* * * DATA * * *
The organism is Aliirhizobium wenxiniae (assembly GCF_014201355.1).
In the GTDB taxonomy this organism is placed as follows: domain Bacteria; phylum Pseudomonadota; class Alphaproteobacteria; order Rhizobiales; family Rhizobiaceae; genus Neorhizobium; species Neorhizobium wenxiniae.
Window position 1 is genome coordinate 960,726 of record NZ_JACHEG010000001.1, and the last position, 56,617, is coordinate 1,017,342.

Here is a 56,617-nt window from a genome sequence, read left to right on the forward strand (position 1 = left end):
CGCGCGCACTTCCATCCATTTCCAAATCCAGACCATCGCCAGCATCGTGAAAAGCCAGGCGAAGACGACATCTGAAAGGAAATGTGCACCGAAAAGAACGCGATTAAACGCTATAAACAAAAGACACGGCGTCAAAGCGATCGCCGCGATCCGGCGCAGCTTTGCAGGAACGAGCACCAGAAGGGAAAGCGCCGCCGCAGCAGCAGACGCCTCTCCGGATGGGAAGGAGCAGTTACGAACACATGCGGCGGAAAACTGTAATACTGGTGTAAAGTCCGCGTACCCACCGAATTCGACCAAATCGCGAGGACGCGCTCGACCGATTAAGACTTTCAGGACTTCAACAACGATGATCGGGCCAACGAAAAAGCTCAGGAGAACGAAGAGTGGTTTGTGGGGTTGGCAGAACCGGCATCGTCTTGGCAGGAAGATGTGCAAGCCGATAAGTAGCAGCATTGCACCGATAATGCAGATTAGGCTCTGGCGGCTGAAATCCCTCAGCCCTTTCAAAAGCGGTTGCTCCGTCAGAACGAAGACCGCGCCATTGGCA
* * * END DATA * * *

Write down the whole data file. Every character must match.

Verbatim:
The organism is Aliirhizobium wenxiniae (assembly GCF_014201355.1).
In the GTDB taxonomy this organism is placed as follows: domain Bacteria; phylum Pseudomonadota; class Alphaproteobacteria; order Rhizobiales; family Rhizobiaceae; genus Neorhizobium; species Neorhizobium wenxiniae.
Window position 1 is genome coordinate 960,726 of record NZ_JACHEG010000001.1, and the last position, 56,617, is coordinate 1,017,342.

Here is a 56,617-nt window from a genome sequence, read left to right on the forward strand (position 1 = left end):
CGCGCGCACTTCCATCCATTTCCAAATCCAGACCATCGCCAGCATCGTGAAAAGCCAGGCGAAGACGACATCTGAAAGGAAATGTGCACCGAAAAGAACGCGATTAAACGCTATAAACAAAAGACACGGCGTCAAAGCGATCGCCGCGATCCGGCGCAGCTTTGCAGGAACGAGCACCAGAAGGGAAAGCGCCGCCGCAGCAGCAGACGCCTCTCCGGATGGGAAGGAGCAGTTACGAACACATGCGGCGGAAAACTGTAATACTGGTGTAAAGTCCGCGTACCCACCGAATTCGACCAAATCGCGAGGACGCGCTCGACCGATTAAGACTTTCAGGACTTCAACAACGATGATCGGGCCAACGAAAAAGCTCAGGAGAACGAAGAGTGGTTTGTGGGGTTGGCAGAACCGGCATCGTCTTGGCAGGAAGATGTGCAAGCCGATAAGTAGCAGCATTGCACCGATAATGCAGATTAGGCTCTGGCGGCTGAAATCCCTCAGCCCTTTCAAAAGCGGTTGCTCCGTCAGAACGAAGACCGCGCCATTGGCA